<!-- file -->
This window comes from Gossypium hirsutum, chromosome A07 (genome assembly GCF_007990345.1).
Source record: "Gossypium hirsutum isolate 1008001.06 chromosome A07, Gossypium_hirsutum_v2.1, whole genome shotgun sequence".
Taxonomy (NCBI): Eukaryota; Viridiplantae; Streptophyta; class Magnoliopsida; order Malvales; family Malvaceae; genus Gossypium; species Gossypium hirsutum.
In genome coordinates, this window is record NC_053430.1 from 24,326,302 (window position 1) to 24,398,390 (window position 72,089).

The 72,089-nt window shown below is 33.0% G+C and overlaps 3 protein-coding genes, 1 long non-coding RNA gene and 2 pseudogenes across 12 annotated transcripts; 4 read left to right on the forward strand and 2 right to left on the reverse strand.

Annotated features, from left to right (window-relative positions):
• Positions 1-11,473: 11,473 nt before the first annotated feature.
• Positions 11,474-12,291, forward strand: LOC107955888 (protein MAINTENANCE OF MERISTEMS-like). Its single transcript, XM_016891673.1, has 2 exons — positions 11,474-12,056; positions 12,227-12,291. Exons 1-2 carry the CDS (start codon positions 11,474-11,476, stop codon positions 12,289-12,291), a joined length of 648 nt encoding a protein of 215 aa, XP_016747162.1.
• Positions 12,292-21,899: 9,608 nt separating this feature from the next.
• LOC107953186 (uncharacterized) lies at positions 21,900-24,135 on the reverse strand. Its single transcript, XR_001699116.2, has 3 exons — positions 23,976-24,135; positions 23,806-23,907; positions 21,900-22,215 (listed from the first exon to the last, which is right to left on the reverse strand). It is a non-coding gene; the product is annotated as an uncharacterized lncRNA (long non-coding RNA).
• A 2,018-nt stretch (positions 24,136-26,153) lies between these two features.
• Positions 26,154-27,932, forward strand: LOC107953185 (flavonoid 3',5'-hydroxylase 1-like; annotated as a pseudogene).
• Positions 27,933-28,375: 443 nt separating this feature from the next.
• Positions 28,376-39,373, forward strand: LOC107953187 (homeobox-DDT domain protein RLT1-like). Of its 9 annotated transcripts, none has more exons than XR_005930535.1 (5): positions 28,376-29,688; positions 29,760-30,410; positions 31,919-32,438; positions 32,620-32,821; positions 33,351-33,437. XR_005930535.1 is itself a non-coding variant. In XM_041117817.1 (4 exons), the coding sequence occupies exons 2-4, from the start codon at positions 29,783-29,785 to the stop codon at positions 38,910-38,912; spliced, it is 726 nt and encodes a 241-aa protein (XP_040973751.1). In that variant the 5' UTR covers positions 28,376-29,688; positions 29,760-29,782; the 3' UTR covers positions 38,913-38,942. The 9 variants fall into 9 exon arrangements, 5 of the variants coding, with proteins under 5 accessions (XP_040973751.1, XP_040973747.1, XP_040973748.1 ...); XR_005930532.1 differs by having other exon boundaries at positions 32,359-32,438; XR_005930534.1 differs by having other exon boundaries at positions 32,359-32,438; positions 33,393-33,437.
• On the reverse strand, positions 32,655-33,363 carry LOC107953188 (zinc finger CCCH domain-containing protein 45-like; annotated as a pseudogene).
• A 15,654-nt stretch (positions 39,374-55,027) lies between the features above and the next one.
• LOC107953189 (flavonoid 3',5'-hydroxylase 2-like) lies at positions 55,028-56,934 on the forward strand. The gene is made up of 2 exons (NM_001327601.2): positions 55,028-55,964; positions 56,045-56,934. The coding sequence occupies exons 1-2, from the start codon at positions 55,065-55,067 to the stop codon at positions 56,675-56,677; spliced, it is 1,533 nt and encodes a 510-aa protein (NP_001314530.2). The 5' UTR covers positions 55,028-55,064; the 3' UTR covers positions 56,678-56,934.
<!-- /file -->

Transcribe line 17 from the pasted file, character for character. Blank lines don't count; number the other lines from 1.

• LOC107953189 (flavonoid 3',5'-hydroxylase 2-like) lies at positions 55,028-56,934 on the forward strand. The gene is made up of 2 exons (NM_001327601.2): positions 55,028-55,964; positions 56,045-56,934. The coding sequence occupies exons 1-2, from the start codon at positions 55,065-55,067 to the stop codon at positions 56,675-56,677; spliced, it is 1,533 nt and encodes a 510-aa protein (NP_001314530.2). The 5' UTR covers positions 55,028-55,064; the 3' UTR covers positions 56,678-56,934.